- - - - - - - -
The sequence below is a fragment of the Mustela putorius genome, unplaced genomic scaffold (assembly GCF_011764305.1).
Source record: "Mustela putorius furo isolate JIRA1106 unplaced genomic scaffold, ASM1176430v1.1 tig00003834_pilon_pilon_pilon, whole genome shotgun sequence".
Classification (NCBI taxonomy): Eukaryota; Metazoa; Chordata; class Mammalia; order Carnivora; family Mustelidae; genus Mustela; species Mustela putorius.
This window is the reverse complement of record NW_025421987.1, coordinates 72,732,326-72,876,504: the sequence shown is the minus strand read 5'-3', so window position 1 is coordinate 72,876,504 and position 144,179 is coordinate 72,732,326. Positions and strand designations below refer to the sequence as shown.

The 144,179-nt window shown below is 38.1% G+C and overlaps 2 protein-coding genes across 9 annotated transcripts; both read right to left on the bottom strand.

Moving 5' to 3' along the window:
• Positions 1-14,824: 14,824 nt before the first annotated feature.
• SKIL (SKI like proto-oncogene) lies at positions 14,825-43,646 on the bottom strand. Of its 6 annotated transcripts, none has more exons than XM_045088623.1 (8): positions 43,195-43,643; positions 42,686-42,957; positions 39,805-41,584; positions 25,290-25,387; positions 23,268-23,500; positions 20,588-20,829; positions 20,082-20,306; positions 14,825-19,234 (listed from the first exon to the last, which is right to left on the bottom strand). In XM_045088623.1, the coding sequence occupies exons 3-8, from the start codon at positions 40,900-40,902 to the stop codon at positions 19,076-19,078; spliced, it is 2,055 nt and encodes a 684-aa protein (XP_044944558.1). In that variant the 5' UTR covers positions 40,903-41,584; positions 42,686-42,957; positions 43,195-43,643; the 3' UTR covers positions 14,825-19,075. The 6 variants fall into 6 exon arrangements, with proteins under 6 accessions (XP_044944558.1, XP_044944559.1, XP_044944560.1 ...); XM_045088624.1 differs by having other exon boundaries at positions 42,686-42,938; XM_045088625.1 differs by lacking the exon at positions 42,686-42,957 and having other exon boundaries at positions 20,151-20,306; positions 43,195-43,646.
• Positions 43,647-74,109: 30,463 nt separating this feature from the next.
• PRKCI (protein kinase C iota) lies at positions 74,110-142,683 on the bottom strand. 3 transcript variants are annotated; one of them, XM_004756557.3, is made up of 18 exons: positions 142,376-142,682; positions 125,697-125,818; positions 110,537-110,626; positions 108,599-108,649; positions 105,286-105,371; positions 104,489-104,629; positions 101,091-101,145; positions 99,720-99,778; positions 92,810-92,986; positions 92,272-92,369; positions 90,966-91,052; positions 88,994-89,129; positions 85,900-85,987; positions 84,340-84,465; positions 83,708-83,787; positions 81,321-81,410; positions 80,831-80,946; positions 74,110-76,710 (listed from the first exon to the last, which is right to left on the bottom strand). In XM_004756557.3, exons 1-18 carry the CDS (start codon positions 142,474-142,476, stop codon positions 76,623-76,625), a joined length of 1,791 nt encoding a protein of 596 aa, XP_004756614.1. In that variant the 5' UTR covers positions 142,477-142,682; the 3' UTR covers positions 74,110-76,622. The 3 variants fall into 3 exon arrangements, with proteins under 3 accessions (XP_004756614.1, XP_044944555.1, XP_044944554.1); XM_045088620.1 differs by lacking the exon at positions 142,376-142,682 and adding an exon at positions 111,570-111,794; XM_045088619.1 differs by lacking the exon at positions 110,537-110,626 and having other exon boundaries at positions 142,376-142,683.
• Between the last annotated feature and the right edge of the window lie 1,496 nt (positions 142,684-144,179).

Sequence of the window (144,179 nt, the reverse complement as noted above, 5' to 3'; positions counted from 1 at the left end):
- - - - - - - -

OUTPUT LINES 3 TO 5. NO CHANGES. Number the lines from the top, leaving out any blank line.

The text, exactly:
Classification (NCBI taxonomy): Eukaryota; Metazoa; Chordata; class Mammalia; order Carnivora; family Mustelidae; genus Mustela; species Mustela putorius.
This window is the reverse complement of record NW_025421987.1, coordinates 72,732,326-72,876,504: the sequence shown is the minus strand read 5'-3', so window position 1 is coordinate 72,876,504 and position 144,179 is coordinate 72,732,326. Positions and strand designations below refer to the sequence as shown.

The 144,179-nt window shown below is 38.1% G+C and overlaps 2 protein-coding genes across 9 annotated transcripts; both read right to left on the bottom strand.